Singapore not needing “guan xi”

I read with amusement with respect to what our leaders say about why foreigners like to take up citizenship here in Singapore. Apparently, here in Singapore, you do not need “guan xi” or connections to do well. Here in Singapore we go by a system of meritocracy, something ingrained in us since we had the required brain level to process Social Studies. I agree that the idea of meritocracy is an extremely important concept, and must be carried out to ensure a fair and just society. But then again, are we really sure that we do not need connections?

I have always felt a tiny sense of disgust when people talk about meritocracy. Yes, meritocracy is important. It is important to let peasants think that meritocracy is a pillar of our society. It is damaging if one day we all felt that our society is not based on meritocracy. Yet, are we practising what we preach?

We say Singapore is a meritocratic society. If you work hard, you will get what you deserve. You’ll get promoted based on your capabilities, not on connections. Yet time and time again I have been proven wrong. Connections do get you somewhere, and meritocracy is only a front.

Why do I say that? Just take a look at the top schools of today. Can we find any white horses? We don’t even need white horses. Can we find anyone who’s in the school today that got in not because of stellar academic results, or excellence in other fields? I bet we can. Where is the meritocracy then? When you could get into a top school by connections, even when you fail to make the grade, when other Singaporeans are denied a place just because they cannot get the required aggregate or L1R5?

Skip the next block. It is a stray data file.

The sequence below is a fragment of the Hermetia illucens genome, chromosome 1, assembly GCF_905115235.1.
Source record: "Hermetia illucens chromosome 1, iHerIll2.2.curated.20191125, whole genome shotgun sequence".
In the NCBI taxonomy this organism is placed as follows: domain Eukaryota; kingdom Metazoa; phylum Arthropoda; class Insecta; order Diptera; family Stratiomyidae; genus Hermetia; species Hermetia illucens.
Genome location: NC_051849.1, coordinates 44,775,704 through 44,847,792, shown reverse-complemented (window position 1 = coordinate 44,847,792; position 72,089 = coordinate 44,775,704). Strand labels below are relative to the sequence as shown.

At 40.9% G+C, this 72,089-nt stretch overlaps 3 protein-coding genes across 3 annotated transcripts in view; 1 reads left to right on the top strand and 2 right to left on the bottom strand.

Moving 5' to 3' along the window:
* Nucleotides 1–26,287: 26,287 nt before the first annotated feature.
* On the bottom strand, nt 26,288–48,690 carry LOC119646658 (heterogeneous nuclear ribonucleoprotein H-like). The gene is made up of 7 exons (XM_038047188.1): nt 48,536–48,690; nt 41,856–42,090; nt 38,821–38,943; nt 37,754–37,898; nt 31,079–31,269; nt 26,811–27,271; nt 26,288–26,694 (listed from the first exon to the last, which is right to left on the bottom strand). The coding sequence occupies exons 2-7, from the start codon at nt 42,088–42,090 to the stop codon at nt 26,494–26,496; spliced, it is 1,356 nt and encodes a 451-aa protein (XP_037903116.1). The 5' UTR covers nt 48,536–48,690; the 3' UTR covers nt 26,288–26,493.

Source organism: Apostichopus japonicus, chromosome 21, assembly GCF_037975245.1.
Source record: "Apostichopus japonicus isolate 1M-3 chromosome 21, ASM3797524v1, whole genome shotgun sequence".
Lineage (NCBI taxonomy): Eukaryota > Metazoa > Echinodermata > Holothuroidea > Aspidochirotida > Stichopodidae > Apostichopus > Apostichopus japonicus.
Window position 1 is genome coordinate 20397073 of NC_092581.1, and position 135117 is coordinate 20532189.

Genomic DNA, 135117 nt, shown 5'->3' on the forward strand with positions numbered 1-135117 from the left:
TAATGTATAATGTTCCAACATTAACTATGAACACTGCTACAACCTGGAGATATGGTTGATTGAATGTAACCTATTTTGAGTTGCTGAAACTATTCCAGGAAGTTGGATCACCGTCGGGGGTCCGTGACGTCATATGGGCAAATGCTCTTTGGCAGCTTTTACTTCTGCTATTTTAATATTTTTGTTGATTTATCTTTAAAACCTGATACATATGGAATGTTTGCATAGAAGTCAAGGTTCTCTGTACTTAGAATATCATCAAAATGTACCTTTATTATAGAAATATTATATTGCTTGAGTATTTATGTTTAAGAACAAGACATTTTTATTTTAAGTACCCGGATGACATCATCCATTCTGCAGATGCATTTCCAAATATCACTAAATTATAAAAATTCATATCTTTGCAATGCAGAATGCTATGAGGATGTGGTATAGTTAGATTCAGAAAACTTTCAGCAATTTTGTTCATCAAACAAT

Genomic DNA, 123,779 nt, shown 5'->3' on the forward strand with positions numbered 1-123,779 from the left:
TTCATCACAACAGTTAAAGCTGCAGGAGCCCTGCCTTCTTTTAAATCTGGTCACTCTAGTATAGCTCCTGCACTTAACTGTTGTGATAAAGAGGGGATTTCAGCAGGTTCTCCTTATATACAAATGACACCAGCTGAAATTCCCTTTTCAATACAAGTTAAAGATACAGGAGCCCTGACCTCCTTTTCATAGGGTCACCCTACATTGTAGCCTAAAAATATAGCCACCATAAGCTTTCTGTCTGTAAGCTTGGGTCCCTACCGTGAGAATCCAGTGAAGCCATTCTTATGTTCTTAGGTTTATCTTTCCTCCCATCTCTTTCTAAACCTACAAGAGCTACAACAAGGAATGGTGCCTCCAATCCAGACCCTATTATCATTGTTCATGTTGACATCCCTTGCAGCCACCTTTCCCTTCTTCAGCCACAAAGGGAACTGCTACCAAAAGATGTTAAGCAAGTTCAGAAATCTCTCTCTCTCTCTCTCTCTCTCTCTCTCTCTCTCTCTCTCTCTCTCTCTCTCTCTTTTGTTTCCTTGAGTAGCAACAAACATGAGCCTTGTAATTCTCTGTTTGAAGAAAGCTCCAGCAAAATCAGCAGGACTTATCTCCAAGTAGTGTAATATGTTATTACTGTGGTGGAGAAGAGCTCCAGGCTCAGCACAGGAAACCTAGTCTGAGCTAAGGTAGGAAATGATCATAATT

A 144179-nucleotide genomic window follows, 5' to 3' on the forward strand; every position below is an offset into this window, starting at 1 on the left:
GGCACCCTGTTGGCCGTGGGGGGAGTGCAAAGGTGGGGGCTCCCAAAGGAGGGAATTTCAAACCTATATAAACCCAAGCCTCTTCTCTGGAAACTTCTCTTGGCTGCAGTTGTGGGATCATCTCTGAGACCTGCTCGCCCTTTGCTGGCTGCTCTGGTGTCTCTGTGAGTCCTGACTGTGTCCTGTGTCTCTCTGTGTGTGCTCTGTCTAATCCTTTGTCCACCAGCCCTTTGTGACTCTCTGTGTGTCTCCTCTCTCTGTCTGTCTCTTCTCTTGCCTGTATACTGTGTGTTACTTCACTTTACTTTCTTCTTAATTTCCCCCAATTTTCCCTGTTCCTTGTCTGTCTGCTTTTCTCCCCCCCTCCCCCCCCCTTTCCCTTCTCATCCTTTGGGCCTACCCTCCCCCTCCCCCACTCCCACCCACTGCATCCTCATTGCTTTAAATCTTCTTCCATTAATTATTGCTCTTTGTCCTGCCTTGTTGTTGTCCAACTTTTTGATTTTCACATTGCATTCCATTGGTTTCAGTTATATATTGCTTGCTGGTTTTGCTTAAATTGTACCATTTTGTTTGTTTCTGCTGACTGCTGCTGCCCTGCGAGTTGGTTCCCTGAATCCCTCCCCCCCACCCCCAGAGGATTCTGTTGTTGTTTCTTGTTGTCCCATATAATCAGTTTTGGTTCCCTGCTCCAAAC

I read further into the article, where we say the scholarships are given to those that deserve it. Yet how many scholars do deserve it? Is it that white horses are all of excellent gene material, that by nature of them being offsprings of our leaders, that they have the natural ability to pass all scholarship interviews smoothly? I do not know, and I can’t argue. But what about those few who are in our local schools? Those scholars from overseas who come to Singapore to study, most seeing Singapore as a stepping stone to another country like the US? Those scholars who cannot even raise our academic level, and fail to even keep up to peasants like me in University?

Or like the one sitting beside me today who continued writing when the professor declared that the time is up? And even discussed with his friend and wrote down what his friend told him, just because the situation was so out of control since the professor didn’t have the brains and asked all of us to hand the script on our own to the front? There’s no need to point fingers. Yes the indian “scholar” over there. Yes, the china “scholar”. And we think they deserve it. They can’t even introduce proper competition in our academic environment without cheating.

So don’t talk about meritocracy like it is for everyone. Yes meritocracy is here in Singapore, but it’s only for peasants. Within peasants versus peasants, meritocracy prevails. For the elite, their very nature would enable them to win. Meritocracy? White horsepocricy.